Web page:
If you have had experience before or perhaps started with lessons previously then the amount of lessons, and therefore the time it will take will vary a lot. This is because every instructor is different and what you have learnt... and hopefully remembered... may be in a very different style or approach to your new instructor. In this instancethe best thing to do would be to book a single lesson or an assessment driving lesson with your new driving instructor, who should then be able to give you a better idea of what you will need and if they can help!

So... you may now be wondering, how many lessons could I need?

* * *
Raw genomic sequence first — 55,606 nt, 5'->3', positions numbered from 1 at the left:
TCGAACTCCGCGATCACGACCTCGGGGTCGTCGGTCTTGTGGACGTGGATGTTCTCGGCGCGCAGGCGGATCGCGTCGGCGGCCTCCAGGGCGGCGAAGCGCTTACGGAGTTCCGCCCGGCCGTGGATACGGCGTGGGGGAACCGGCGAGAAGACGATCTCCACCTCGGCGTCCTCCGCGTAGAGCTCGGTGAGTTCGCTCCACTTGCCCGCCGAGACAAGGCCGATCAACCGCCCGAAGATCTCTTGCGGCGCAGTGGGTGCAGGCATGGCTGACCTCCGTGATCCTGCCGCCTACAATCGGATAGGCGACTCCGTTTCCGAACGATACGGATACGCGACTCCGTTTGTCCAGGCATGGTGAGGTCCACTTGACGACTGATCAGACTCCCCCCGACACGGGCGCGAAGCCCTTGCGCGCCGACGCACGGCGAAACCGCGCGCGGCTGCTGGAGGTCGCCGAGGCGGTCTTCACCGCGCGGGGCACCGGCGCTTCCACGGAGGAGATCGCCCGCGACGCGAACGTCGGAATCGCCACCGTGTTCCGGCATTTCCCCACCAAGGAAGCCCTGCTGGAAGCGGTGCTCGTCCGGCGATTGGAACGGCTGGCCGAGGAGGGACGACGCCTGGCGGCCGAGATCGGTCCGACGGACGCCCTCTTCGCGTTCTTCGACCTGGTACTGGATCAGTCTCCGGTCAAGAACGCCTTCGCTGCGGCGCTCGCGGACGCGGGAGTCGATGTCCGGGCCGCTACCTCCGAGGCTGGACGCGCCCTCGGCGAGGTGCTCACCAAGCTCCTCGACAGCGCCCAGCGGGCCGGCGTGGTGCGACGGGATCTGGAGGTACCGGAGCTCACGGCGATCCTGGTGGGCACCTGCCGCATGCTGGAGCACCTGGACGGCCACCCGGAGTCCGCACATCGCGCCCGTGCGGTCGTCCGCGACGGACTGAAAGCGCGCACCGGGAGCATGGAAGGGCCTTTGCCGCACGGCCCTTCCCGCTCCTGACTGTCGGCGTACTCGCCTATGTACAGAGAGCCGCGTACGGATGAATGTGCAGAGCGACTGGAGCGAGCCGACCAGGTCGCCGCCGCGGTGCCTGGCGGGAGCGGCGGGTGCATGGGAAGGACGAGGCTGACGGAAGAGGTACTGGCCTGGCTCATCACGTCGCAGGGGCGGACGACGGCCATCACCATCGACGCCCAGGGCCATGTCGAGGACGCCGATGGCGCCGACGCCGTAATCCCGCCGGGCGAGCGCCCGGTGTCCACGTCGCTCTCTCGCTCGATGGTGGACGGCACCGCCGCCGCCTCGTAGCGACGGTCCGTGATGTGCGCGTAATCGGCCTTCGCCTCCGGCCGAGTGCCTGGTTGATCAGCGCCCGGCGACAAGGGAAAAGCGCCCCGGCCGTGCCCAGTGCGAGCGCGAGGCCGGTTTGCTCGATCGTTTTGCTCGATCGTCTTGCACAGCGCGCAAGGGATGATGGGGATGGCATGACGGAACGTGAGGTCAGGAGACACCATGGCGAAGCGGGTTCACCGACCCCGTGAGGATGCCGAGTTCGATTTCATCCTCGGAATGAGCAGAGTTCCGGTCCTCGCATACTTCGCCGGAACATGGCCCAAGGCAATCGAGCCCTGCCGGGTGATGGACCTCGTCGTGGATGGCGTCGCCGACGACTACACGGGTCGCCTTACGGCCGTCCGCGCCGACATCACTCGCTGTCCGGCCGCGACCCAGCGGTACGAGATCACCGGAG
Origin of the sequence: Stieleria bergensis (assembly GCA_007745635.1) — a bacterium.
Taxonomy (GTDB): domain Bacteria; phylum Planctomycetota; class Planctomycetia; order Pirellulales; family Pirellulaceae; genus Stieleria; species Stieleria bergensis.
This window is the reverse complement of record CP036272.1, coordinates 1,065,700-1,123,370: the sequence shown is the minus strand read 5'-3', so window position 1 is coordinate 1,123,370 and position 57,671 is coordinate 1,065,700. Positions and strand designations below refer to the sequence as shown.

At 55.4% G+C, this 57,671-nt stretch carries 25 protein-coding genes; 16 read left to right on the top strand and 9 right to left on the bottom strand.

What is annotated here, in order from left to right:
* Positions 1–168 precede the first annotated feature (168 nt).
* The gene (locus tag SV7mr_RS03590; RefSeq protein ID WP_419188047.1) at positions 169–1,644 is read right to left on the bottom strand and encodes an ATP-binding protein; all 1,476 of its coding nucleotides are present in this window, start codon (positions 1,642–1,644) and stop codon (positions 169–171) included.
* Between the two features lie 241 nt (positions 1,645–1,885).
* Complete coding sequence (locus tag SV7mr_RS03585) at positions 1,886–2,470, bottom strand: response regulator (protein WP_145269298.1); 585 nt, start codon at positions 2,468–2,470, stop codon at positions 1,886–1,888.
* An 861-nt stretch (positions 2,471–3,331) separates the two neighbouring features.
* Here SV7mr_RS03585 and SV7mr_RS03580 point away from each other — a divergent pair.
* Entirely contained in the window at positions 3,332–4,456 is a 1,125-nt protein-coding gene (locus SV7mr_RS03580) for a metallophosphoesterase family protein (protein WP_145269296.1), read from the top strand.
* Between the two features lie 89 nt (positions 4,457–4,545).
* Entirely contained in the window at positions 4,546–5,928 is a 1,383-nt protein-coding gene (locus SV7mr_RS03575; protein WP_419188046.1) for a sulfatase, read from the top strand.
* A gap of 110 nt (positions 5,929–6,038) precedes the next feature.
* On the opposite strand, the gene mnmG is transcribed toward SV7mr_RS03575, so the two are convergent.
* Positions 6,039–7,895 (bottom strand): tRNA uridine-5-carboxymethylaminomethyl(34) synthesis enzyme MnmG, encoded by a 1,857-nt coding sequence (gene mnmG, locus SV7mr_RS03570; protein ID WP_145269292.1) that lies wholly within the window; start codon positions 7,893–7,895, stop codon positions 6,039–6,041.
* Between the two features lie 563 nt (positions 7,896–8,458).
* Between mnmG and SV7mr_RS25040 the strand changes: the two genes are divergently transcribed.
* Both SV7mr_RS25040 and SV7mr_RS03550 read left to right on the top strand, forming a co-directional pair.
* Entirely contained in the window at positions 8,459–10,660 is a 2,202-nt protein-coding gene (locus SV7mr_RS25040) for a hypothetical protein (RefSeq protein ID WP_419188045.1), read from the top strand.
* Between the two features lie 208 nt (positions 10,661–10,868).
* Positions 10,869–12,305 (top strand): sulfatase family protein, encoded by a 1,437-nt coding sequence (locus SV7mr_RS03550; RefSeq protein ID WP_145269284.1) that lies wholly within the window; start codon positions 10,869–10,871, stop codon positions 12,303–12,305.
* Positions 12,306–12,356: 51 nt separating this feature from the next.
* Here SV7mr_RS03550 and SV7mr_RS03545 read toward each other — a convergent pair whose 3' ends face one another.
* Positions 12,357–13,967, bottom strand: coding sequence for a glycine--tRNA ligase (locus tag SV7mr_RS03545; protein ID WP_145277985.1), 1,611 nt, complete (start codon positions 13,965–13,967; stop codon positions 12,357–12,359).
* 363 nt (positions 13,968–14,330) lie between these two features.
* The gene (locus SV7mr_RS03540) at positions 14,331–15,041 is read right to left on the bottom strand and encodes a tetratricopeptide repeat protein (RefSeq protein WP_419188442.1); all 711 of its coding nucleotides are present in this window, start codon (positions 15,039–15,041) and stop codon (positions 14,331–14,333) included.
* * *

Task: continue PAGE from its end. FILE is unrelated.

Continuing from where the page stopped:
This question comes up at some point or another with pretty much everyone who learns to drive. Most people ask it out of financial interest as learning to drive can be expensive, that's why its important to pick the right instructor and approach form the start. Others are just interested to see roughly how long it will be before they can buy their first set of wheels!

According to the Driver Standards Agency, the 'average' driver takes almost 50 hours of lessons with an Instructor with additional hours spent "practising" with a friend or family member.

However some students can pass in as little as 15-20 lessons, while those that have problems or difficulties with certain aspects of the training can increase the number of lessons that they need to over 100. Typical though, the average number you should expect to require between 30-50. But rest assured, the driving instructor will advise you when you are ready.